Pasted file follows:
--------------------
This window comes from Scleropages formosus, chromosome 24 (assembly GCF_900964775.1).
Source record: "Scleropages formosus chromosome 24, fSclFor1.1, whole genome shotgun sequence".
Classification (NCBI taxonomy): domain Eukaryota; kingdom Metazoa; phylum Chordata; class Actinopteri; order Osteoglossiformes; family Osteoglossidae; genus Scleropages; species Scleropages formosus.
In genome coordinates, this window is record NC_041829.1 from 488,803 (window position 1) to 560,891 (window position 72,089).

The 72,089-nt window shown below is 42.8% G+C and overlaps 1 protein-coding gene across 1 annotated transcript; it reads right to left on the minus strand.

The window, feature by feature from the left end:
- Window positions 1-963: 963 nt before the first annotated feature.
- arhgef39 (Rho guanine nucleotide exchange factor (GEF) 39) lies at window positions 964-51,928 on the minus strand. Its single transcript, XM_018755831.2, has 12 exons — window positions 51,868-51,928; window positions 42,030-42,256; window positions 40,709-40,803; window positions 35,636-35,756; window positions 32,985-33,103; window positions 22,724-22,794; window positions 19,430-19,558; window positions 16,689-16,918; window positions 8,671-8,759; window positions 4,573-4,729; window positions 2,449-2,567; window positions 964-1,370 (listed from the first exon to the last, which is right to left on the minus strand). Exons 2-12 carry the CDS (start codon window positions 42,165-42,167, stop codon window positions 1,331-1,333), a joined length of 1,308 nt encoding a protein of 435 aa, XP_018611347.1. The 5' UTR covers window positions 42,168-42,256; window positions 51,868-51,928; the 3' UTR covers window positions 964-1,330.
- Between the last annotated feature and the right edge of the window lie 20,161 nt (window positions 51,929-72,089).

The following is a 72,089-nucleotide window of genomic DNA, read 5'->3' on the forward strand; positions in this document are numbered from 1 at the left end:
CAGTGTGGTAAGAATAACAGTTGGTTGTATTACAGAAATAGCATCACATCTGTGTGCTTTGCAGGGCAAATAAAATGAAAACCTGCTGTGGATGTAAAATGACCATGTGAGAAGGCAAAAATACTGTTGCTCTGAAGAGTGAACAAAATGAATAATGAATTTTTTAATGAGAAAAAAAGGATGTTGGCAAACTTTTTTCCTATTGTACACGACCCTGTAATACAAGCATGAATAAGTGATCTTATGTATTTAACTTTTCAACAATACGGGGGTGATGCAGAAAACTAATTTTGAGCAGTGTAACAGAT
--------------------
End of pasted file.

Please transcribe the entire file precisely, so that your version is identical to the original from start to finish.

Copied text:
This window comes from Scleropages formosus, chromosome 24 (assembly GCF_900964775.1).
Source record: "Scleropages formosus chromosome 24, fSclFor1.1, whole genome shotgun sequence".
Classification (NCBI taxonomy): domain Eukaryota; kingdom Metazoa; phylum Chordata; class Actinopteri; order Osteoglossiformes; family Osteoglossidae; genus Scleropages; species Scleropages formosus.
In genome coordinates, this window is record NC_041829.1 from 488,803 (window position 1) to 560,891 (window position 72,089).

The 72,089-nt window shown below is 42.8% G+C and overlaps 1 protein-coding gene across 1 annotated transcript; it reads right to left on the minus strand.

The window, feature by feature from the left end:
- Window positions 1-963: 963 nt before the first annotated feature.
- arhgef39 (Rho guanine nucleotide exchange factor (GEF) 39) lies at window positions 964-51,928 on the minus strand. Its single transcript, XM_018755831.2, has 12 exons — window positions 51,868-51,928; window positions 42,030-42,256; window positions 40,709-40,803; window positions 35,636-35,756; window positions 32,985-33,103; window positions 22,724-22,794; window positions 19,430-19,558; window positions 16,689-16,918; window positions 8,671-8,759; window positions 4,573-4,729; window positions 2,449-2,567; window positions 964-1,370 (listed from the first exon to the last, which is right to left on the minus strand). Exons 2-12 carry the CDS (start codon window positions 42,165-42,167, stop codon window positions 1,331-1,333), a joined length of 1,308 nt encoding a protein of 435 aa, XP_018611347.1. The 5' UTR covers window positions 42,168-42,256; window positions 51,868-51,928; the 3' UTR covers window positions 964-1,330.
- Between the last annotated feature and the right edge of the window lie 20,161 nt (window positions 51,929-72,089).

The following is a 72,089-nucleotide window of genomic DNA, read 5'->3' on the forward strand; positions in this document are numbered from 1 at the left end:
CAGTGTGGTAAGAATAACAGTTGGTTGTATTACAGAAATAGCATCACATCTGTGTGCTTTGCAGGGCAAATAAAATGAAAACCTGCTGTGGATGTAAAATGACCATGTGAGAAGGCAAAAATACTGTTGCTCTGAAGAGTGAACAAAATGAATAATGAATTTTTTAATGAGAAAAAAAGGATGTTGGCAAACTTTTTTCCTATTGTACACGACCCTGTAATACAAGCATGAATAAGTGATCTTATGTATTTAACTTTTCAACAATACGGGGGTGATGCAGAAAACTAATTTTGAGCAGTGTAACAGAT